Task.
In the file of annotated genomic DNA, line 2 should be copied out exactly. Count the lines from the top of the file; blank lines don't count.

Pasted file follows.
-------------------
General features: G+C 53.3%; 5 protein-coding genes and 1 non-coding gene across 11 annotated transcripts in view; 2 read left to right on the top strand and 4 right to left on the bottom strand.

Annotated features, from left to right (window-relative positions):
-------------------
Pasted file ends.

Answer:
Annotated features, from left to right (window-relative positions):